We’re on the road yet again

For some bizarre reason we are bringing our eldest up to her college to move into her off-campus house. I'm not really sure why we believe this semester is going to go any better, pandemic wise, versus the past one. Today and tomorrow's posting will be abbreviated - (wish us well.)

It's National Ice Cream Sandwich Day today, a day to enjoy an ice cream sandwich.

The best way to celebrate is to make your own!

August 2, 1965 -
Michael Caine's first outing as the anti Bond spy, Harry Palmer in The Ipcress File, premiered in the US on this date.

In the novels, the name of the lead character was never revealed. So Michael Caine and Producer Harry Saltzman tried to think of a boring name for the hero. Caine suggested "Harry", which Saltzman found rather amusing. Caine then remembered a boring classmate named Tommy Palmer. So "Palmer" became the surname.

August 2, 1967 -
The crime drama In the Heat of the Night, starring Sidney Poitier and Rod Steiger, opened in New York on this date.

Sidney Poitier insisted that the movie be filmed in the North because of an incident in which he and Harry Belafonte were almost killed by Ku Klux Klansmen during a visit to Mississippi. That's why Sparta, IL, was chosen for location filming. Nevertheless, the filmmakers and actors did venture briefly into Tennessee for the outdoor scenes at the cotton plantation, because there was no similar cotton plantation in Illinois that could be used. Poitier slept with a gun under his pillow during production in Tennessee. He did receive threats from local racist thugs, so the shoot was cut short and production returned to Illinois.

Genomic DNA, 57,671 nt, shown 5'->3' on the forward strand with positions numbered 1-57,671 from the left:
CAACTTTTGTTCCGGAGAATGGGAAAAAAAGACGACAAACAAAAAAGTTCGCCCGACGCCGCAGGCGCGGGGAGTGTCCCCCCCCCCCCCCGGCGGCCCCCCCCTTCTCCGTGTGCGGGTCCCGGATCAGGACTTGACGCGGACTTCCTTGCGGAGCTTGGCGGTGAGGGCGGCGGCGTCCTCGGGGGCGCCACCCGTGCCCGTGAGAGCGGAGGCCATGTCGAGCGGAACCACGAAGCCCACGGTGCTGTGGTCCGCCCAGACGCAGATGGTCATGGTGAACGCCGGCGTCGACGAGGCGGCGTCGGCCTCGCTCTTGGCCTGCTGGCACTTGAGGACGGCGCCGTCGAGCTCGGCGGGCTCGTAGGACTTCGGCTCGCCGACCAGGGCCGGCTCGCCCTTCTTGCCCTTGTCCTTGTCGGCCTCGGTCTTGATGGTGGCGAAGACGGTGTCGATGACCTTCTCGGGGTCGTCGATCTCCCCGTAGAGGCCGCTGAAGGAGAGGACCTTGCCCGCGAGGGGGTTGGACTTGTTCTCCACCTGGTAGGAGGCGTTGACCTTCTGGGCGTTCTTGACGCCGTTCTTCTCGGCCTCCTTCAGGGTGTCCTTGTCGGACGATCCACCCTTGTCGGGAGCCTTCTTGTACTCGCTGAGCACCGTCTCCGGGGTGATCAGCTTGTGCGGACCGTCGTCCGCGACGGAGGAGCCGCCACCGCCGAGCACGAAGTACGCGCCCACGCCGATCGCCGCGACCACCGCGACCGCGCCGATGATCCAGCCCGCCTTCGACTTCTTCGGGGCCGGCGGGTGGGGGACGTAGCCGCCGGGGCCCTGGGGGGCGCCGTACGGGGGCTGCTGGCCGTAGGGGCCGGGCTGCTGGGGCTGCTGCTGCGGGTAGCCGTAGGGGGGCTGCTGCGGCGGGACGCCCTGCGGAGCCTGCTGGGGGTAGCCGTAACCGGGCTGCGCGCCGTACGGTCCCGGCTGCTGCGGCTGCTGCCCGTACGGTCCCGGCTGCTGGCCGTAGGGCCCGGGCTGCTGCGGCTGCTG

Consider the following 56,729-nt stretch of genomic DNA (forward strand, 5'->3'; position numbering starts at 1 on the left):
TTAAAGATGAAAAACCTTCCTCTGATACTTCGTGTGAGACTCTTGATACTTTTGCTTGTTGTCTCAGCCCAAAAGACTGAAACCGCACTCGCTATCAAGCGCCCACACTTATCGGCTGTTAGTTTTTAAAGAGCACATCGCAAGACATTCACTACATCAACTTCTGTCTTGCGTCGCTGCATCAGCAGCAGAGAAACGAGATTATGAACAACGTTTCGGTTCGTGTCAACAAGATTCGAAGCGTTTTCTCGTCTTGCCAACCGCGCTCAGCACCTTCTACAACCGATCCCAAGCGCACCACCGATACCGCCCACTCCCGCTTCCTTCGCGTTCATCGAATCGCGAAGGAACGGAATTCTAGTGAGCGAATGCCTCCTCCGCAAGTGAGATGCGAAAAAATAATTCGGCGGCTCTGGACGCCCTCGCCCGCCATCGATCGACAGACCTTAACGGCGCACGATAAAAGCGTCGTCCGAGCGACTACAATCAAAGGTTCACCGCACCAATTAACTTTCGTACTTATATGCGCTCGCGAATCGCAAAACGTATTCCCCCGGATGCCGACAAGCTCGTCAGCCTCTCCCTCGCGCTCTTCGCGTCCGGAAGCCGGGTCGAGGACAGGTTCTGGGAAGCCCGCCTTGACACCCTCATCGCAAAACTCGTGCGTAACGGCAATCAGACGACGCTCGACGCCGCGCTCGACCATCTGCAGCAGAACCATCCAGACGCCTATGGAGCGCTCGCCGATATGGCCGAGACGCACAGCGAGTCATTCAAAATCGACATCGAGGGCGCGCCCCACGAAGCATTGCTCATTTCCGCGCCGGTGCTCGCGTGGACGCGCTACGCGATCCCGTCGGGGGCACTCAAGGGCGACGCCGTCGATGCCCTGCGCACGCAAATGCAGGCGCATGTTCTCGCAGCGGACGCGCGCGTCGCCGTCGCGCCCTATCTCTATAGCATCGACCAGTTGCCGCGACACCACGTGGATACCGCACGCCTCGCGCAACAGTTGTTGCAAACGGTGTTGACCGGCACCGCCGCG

August 2, 1975 -
The eponymously named title track from their One of These Nights album, became the Eagles second single to top the Billboard Hot 100 chart, after Best Of My Love, on this date.

Glenn Frey cited this as an example of how he and Don Henley clicked as songwriters. "I'd go over to the piano and say, 'Hey, what do you think of this?' he told Tavis Smiley. "I'd play something, and he'd go, 'Yeah, I like that, I like that.' Maybe just get up and start singing. That's the way we wrote 'One of These Nights.' I just went over to the piano and I started playing this little minor descending progression, and he comes over and goes, (singing) 'One of these nights.' I go, yeah, yeah."

August 2, 1985 -
Universal Pictures released the sci-fi comedy film Weird Science, directed by John Hughes and starring Anthony Michael Hall, Kelly LeBrock and Ilan Mitchell-Smith, on this date.

In the scene where Bill Paxton is speaking to Kelly LeBrock while interrogating everyone over what had happened the previous night, in the background, Suzanne Snyder and Anthony Michael Hall are struggling to stay in character, but it is clear they are laughing. John Hughes chose to use this take in the completed film.

August 2, 1989 -
Universal Pictures released Ron Howard's film, Parenthood, starring Steve Martin, Mary Steenburgen, Dianne Wiest, Martha Plymton and Keanu Reeves on this date.

This movie is based on Ron Howard, Brian Grazer, Lowell Ganz, and Babaloo Mandel's experiences as parents.

Word of the Day

Today in History:
August 2, 1100 -
Force Majeure:
You may often wonder when this phrase came into being - Act of God. You've all seen it long enough and you may unfortunately experienced it when you went to collect on you home insurance policy. As with most things, the English can pinpoint the first popular usage of the phrase.

William II (William Rufus), the second surviving son of William I the Conqueror, was King of England from 1087 until 1100, with powers also over Normandy, and influence in Scotland. He was not well liked for his unusual practice of buggering unwilling men every morning of his reign.